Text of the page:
The Australian government is to launch an investigation into the country’s temporary 457 visa system and has pledged to cut any red tape that is deemed to be holding the programme back.
The current Coalition government had promised a review of the controversial measures introduced by Labour to tighten the 457 visa system during the last few months of its reign, and Assistant Immigration Minister Michaelia Cash has now announced that such an inquiry will take place soon.
Former Immigration Minister Brendan O’Connor had introduced a number of limitations on the visa early last year, stating that there were more than 10,000 cases of illegitimate uses of the visa – a claim strenuously denied by Australian employers and business groups throughout the country.
The review will carried out by an independent expert panel who will be asked to examine non-compliance by employers, the costs to employers, the sanctions on rorts and the scope for deregulation while maintaining the integrity in the scheme.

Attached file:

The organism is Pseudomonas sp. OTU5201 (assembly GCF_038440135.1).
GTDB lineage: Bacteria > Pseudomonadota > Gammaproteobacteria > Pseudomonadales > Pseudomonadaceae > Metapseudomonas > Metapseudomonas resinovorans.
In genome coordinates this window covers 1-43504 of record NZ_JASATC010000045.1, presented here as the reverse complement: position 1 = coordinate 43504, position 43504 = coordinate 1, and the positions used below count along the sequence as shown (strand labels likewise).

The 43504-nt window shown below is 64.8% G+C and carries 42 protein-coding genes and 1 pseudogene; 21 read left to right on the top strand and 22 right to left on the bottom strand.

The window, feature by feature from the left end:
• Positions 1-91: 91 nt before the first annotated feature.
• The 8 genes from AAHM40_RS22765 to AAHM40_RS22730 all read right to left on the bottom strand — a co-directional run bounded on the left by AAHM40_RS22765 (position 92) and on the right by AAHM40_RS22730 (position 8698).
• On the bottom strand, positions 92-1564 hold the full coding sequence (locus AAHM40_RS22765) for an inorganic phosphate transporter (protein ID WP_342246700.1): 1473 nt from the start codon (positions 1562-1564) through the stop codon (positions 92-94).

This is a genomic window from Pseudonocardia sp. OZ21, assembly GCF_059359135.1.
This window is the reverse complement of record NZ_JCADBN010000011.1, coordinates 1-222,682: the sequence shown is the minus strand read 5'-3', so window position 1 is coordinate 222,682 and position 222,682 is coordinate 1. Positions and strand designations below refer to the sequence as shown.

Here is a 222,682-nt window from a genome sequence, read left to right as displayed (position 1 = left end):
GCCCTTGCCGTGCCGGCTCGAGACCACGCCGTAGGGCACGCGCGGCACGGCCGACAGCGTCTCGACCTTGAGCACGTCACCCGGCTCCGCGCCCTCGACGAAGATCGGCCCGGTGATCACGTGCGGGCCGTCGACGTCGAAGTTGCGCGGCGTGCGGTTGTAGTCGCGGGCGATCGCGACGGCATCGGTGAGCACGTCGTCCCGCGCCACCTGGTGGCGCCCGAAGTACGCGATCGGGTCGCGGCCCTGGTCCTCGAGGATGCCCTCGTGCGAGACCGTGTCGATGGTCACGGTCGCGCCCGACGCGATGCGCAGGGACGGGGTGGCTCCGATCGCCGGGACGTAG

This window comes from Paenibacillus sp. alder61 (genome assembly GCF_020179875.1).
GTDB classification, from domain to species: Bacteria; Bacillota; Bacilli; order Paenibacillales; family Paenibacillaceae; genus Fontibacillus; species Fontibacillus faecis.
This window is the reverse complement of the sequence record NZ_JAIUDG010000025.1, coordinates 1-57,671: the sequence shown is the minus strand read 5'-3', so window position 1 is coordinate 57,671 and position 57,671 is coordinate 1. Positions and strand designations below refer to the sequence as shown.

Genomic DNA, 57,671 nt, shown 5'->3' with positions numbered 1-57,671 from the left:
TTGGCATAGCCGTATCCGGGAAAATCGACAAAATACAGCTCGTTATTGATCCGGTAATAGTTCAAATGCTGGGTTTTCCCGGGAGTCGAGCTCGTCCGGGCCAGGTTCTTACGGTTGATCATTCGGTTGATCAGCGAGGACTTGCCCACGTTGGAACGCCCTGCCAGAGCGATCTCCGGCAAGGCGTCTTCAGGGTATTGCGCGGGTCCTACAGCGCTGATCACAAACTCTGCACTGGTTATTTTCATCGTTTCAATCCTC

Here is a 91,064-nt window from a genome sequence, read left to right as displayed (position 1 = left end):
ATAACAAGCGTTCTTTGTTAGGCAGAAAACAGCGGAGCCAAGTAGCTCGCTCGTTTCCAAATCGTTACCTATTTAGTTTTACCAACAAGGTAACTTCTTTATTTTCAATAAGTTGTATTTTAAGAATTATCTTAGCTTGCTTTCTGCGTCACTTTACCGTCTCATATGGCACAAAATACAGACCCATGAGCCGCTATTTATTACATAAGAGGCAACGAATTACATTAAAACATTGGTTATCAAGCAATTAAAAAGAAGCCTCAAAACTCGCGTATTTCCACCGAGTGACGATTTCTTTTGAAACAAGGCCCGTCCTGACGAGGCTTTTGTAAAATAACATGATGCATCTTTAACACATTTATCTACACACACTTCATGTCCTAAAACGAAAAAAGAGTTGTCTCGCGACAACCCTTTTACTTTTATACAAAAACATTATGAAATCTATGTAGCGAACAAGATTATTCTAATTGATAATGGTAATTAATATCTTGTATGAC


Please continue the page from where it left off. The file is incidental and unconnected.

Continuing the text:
There were 90,780 temporary workers in Australia under the scheme at the end of last year, up 8.3 per cent on the previous year. However, the number of 457 visa applications lodged in the year to 31st December fell by 37.9 per cent to 23,420 compared to the previous year, according to department statistics.
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